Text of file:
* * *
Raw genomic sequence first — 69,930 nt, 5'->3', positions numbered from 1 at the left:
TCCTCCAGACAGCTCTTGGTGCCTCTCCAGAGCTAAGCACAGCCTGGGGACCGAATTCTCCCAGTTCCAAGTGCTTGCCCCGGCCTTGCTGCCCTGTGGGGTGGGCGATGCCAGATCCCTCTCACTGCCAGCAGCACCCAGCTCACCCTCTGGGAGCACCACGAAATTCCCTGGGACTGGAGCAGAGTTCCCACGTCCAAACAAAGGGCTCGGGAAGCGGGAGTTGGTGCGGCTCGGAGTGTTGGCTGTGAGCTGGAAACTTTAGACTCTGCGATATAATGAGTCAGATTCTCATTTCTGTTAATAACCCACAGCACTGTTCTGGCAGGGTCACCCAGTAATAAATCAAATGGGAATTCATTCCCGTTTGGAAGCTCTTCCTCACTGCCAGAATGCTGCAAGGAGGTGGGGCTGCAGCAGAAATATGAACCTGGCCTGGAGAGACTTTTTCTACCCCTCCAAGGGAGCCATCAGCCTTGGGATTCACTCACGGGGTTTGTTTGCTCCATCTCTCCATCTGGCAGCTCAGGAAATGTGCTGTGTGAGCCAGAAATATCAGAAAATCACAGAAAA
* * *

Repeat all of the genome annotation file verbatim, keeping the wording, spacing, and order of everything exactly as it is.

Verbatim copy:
Raw genomic sequence first — 69,930 nt, 5'->3', positions numbered from 1 at the left:
TCCTCCAGACAGCTCTTGGTGCCTCTCCAGAGCTAAGCACAGCCTGGGGACCGAATTCTCCCAGTTCCAAGTGCTTGCCCCGGCCTTGCTGCCCTGTGGGGTGGGCGATGCCAGATCCCTCTCACTGCCAGCAGCACCCAGCTCACCCTCTGGGAGCACCACGAAATTCCCTGGGACTGGAGCAGAGTTCCCACGTCCAAACAAAGGGCTCGGGAAGCGGGAGTTGGTGCGGCTCGGAGTGTTGGCTGTGAGCTGGAAACTTTAGACTCTGCGATATAATGAGTCAGATTCTCATTTCTGTTAATAACCCACAGCACTGTTCTGGCAGGGTCACCCAGTAATAAATCAAATGGGAATTCATTCCCGTTTGGAAGCTCTTCCTCACTGCCAGAATGCTGCAAGGAGGTGGGGCTGCAGCAGAAATATGAACCTGGCCTGGAGAGACTTTTTCTACCCCTCCAAGGGAGCCATCAGCCTTGGGATTCACTCACGGGGTTTGTTTGCTCCATCTCTCCATCTGGCAGCTCAGGAAATGTGCTGTGTGAGCCAGAAATATCAGAAAATCACAGAAAA